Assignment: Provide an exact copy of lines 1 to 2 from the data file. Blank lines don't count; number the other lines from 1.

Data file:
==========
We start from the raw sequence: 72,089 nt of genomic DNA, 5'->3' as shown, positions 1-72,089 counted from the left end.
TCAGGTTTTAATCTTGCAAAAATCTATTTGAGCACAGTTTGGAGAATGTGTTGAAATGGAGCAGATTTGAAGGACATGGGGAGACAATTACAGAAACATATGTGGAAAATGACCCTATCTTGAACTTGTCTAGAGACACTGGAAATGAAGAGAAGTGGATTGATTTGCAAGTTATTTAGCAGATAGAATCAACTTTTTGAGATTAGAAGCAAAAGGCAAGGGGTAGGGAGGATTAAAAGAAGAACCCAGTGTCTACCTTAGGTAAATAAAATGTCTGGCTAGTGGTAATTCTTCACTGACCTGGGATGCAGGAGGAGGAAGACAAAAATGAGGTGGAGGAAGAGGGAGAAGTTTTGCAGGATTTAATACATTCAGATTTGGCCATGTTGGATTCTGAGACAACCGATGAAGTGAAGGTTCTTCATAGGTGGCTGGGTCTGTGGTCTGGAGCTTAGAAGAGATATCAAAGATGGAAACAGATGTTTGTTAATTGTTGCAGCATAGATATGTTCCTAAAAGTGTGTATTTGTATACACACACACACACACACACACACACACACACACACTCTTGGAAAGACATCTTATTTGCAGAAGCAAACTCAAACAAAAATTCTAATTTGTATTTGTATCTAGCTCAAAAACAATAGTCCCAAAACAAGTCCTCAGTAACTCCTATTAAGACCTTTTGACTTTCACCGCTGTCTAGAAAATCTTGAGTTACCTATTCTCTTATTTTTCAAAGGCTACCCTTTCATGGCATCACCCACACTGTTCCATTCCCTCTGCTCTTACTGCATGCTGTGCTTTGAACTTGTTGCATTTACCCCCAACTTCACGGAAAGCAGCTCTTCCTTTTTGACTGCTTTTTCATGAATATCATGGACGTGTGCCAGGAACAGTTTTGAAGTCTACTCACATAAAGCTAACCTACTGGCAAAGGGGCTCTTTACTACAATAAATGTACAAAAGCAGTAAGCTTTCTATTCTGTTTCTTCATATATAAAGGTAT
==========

We start from the raw sequence: 72,089 nt of genomic DNA, 5'->3' as shown, positions 1-72,089 counted from the left end.
TCAGGTTTTAATCTTGCAAAAATCTATTTGAGCACAGTTTGGAGAATGTGTTGAAATGGAGCAGATTTGAAGGACATGGGGAGACAATTACAGAAACATATGTGGAAAATGACCCTATCTTGAACTTGTCTAGAGACACTGGAAATGAAGAGAAGTGGATTGATTTGCAAGTTATTTAGCAGATAGAATCAACTTTTTGAGATTAGAAGCAAAAGGCAAGGGGTAGGGAGGATTAAAAGAAGAACCCAGTGTCTACCTTAGGTAAATAAAATGTCTGGCTAGTGGTAATTCTTCACTGACCTGGGATGCAGGAGGAGGAAGACAAAAATGAGGTGGAGGAAGAGGGAGAAGTTTTGCAGGATTTAATACATTCAGATTTGGCCATGTTGGATTCTGAGACAACCGATGAAGTGAAGGTTCTTCATAGGTGGCTGGGTCTGTGGTCTGGAGCTTAGAAGAGATATCAAAGATGGAAACAGATGTTTGTTAATTGTTGCAGCATAGATATGTTCCTAAAAGTGTGTATTTGTATACACACACACACACACACACACACACACACACACACTCTTGGAAAGACATCTTATTTGCAGAAGCAAACTCAAACAAAAATTCTAATTTGTATTTGTATCTAGCTCAAAAACAATAGTCCCAAAACAAGTCCTCAGTAACTCCTATTAAGACCTTTTGACTTTCACCGCTGTCTAGAAAATCTTGAGTTACCTATTCTCTTATTTTTCAAAGGCTACCCTTTCATGGCATCACCCACACTGTTCCATTCCCTCTGCTCTTACTGCATGCTGTGCTTTGAACTTGTTGCATTTACCCCCAACTTCACGGAAAGCAGCTCTTCCTTTTTGACTGCTTTTTCATGAATATCATGGACGTGTGCCAGGAACAGTTTTGAAGTCTACTCACATAAAGCTAACCTACTGGCAAAGGGGCTCTTTACTACAATAAATGTACAAAAGCAGTAAGCTTTCTATTCTGTTTCTTCATATATAAAGGTAT